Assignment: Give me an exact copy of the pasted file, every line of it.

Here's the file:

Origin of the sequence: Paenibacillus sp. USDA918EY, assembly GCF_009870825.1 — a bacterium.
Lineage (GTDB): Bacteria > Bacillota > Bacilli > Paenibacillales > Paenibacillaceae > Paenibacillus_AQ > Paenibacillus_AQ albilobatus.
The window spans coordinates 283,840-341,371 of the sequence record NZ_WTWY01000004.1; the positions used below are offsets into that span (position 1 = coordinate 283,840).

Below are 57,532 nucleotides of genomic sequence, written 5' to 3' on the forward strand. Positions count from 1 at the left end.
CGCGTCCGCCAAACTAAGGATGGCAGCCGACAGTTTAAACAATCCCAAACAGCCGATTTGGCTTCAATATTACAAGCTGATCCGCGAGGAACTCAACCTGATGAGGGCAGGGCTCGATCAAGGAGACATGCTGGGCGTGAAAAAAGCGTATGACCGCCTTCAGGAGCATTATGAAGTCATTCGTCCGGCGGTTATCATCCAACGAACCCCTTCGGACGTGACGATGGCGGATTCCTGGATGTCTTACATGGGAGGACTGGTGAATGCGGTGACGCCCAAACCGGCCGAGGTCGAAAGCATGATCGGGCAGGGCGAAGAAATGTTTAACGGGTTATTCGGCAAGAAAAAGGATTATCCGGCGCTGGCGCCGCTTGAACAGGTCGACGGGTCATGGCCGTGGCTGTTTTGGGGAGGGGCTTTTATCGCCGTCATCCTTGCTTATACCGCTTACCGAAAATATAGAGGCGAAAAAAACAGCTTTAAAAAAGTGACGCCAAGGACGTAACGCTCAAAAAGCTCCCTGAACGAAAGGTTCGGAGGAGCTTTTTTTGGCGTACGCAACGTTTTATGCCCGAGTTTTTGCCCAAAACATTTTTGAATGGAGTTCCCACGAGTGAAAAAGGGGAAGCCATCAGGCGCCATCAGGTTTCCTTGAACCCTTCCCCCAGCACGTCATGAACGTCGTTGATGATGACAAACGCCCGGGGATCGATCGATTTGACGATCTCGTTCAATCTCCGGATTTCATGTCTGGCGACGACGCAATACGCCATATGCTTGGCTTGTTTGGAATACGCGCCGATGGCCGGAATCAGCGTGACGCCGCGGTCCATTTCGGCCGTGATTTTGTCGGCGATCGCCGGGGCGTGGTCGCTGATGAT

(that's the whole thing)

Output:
Origin of the sequence: Paenibacillus sp. USDA918EY, assembly GCF_009870825.1 — a bacterium.
Lineage (GTDB): Bacteria > Bacillota > Bacilli > Paenibacillales > Paenibacillaceae > Paenibacillus_AQ > Paenibacillus_AQ albilobatus.
The window spans coordinates 283,840-341,371 of the sequence record NZ_WTWY01000004.1; the positions used below are offsets into that span (position 1 = coordinate 283,840).

Below are 57,532 nucleotides of genomic sequence, written 5' to 3' on the forward strand. Positions count from 1 at the left end.
CGCGTCCGCCAAACTAAGGATGGCAGCCGACAGTTTAAACAATCCCAAACAGCCGATTTGGCTTCAATATTACAAGCTGATCCGCGAGGAACTCAACCTGATGAGGGCAGGGCTCGATCAAGGAGACATGCTGGGCGTGAAAAAAGCGTATGACCGCCTTCAGGAGCATTATGAAGTCATTCGTCCGGCGGTTATCATCCAACGAACCCCTTCGGACGTGACGATGGCGGATTCCTGGATGTCTTACATGGGAGGACTGGTGAATGCGGTGACGCCCAAACCGGCCGAGGTCGAAAGCATGATCGGGCAGGGCGAAGAAATGTTTAACGGGTTATTCGGCAAGAAAAAGGATTATCCGGCGCTGGCGCCGCTTGAACAGGTCGACGGGTCATGGCCGTGGCTGTTTTGGGGAGGGGCTTTTATCGCCGTCATCCTTGCTTATACCGCTTACCGAAAATATAGAGGCGAAAAAAACAGCTTTAAAAAAGTGACGCCAAGGACGTAACGCTCAAAAAGCTCCCTGAACGAAAGGTTCGGAGGAGCTTTTTTTGGCGTACGCAACGTTTTATGCCCGAGTTTTTGCCCAAAACATTTTTGAATGGAGTTCCCACGAGTGAAAAAGGGGAAGCCATCAGGCGCCATCAGGTTTCCTTGAACCCTTCCCCCAGCACGTCATGAACGTCGTTGATGATGACAAACGCCCGGGGATCGATCGATTTGACGATCTCGTTCAATCTCCGGATTTCATGTCTGGCGACGACGCAATACGCCATATGCTTGGCTTGTTTGGAATACGCGCCGATGGCCGGAATCAGCGTGACGCCGCGGTCCATTTCGGCCGTGATTTTGTCGGCGATCGCCGGGGCGTGGTCGCTGATGAT